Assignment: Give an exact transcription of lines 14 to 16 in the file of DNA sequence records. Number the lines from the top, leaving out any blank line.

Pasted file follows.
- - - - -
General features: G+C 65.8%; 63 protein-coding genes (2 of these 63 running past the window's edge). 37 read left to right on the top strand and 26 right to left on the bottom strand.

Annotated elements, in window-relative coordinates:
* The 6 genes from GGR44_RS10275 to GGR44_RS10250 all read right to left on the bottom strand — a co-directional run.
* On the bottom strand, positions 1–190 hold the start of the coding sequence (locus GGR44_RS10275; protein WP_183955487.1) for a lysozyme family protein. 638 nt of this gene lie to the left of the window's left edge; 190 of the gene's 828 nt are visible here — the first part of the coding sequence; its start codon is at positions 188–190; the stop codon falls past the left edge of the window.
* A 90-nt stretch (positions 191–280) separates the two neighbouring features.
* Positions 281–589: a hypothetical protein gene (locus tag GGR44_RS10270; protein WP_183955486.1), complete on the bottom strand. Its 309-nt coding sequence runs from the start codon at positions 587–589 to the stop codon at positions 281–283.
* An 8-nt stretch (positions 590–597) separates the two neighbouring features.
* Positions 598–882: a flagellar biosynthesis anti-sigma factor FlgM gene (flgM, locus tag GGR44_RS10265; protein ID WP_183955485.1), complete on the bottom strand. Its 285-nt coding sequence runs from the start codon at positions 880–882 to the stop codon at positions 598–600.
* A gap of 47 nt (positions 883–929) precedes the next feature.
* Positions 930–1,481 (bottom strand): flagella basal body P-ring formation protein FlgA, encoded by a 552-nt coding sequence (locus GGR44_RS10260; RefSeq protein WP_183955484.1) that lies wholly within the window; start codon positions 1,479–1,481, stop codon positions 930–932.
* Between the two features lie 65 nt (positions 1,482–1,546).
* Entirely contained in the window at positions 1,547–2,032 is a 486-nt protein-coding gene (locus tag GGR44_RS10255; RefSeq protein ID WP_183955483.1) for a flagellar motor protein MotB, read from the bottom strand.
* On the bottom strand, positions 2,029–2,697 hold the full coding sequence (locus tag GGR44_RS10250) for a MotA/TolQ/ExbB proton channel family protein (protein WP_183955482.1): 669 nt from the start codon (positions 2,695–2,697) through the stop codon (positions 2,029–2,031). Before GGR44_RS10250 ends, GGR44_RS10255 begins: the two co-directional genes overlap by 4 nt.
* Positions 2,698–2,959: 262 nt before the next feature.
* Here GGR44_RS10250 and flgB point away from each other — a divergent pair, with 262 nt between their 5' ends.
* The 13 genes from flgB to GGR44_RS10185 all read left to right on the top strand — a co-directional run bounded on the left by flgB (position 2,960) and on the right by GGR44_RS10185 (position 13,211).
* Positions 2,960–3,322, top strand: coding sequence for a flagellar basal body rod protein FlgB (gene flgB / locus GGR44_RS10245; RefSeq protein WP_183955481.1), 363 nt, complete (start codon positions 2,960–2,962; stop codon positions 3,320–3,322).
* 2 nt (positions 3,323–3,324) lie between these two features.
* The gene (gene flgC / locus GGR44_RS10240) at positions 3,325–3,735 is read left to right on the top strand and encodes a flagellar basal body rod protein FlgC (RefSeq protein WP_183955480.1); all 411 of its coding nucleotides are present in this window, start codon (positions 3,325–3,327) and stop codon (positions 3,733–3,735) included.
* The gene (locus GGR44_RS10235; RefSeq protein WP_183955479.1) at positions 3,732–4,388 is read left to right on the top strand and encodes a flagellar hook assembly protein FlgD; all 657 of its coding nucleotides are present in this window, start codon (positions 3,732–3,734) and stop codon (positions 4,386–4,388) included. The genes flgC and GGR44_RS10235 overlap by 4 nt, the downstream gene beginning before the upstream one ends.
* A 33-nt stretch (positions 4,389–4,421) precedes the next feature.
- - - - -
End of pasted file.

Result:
* Positions 2,698–2,959: 262 nt before the next feature.
* Here GGR44_RS10250 and flgB point away from each other — a divergent pair, with 262 nt between their 5' ends.
* The 13 genes from flgB to GGR44_RS10185 all read left to right on the top strand — a co-directional run bounded on the left by flgB (position 2,960) and on the right by GGR44_RS10185 (position 13,211).